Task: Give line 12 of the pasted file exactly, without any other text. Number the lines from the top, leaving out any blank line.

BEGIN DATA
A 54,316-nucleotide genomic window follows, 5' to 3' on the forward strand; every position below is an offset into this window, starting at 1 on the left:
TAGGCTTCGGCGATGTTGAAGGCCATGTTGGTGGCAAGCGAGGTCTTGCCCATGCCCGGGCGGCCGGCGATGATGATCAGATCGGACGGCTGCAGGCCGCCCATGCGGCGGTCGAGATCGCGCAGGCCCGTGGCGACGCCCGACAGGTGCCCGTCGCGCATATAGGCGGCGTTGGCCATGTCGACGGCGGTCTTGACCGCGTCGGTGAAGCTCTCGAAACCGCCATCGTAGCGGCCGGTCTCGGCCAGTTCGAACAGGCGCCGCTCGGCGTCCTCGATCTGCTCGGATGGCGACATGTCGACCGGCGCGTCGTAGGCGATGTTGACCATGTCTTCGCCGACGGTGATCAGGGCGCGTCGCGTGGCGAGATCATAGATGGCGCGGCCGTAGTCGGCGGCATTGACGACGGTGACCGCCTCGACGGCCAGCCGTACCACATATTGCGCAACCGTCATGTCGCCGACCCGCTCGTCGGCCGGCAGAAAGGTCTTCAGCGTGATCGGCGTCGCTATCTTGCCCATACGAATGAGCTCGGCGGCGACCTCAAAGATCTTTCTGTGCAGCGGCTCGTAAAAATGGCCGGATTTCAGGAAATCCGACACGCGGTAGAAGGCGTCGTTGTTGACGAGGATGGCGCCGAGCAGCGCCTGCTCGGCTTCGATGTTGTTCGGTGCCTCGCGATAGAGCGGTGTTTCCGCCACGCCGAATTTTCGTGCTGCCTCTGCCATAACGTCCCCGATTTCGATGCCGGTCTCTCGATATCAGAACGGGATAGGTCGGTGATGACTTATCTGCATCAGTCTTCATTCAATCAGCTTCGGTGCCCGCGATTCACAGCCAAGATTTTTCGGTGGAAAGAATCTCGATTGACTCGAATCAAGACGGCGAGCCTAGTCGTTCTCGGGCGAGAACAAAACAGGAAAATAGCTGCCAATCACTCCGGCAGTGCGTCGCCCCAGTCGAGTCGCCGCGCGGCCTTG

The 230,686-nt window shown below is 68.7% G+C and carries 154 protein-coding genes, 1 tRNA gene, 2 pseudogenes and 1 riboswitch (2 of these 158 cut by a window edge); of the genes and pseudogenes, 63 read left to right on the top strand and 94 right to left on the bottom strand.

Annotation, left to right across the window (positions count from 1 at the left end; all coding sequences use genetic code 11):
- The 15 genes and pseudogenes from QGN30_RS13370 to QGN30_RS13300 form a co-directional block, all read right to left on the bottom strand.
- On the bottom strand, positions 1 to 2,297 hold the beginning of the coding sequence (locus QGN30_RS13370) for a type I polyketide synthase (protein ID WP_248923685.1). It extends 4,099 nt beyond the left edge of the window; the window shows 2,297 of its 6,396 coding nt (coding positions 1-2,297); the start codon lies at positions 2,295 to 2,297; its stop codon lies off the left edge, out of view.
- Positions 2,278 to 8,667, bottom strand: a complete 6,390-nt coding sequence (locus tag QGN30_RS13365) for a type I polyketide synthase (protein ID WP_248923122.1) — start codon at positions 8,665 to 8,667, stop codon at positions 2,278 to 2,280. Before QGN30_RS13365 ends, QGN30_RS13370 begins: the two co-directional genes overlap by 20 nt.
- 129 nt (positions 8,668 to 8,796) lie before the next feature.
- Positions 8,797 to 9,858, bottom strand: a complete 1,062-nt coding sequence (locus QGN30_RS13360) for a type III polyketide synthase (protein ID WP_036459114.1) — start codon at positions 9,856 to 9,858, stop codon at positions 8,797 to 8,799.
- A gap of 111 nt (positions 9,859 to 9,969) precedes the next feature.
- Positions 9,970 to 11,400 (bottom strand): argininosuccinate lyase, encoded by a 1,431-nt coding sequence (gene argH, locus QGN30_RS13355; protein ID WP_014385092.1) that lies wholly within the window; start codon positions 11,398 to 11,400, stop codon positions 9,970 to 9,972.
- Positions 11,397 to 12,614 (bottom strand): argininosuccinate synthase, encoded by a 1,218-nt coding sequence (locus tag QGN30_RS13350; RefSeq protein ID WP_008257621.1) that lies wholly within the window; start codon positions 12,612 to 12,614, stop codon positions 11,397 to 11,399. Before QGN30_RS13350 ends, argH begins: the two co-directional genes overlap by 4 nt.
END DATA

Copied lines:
- Positions 11,397 to 12,614 (bottom strand): argininosuccinate synthase, encoded by a 1,218-nt coding sequence (locus tag QGN30_RS13350; RefSeq protein ID WP_008257621.1) that lies wholly within the window; start codon positions 12,612 to 12,614, stop codon positions 11,397 to 11,399. Before QGN30_RS13350 ends, argH begins: the two co-directional genes overlap by 4 nt.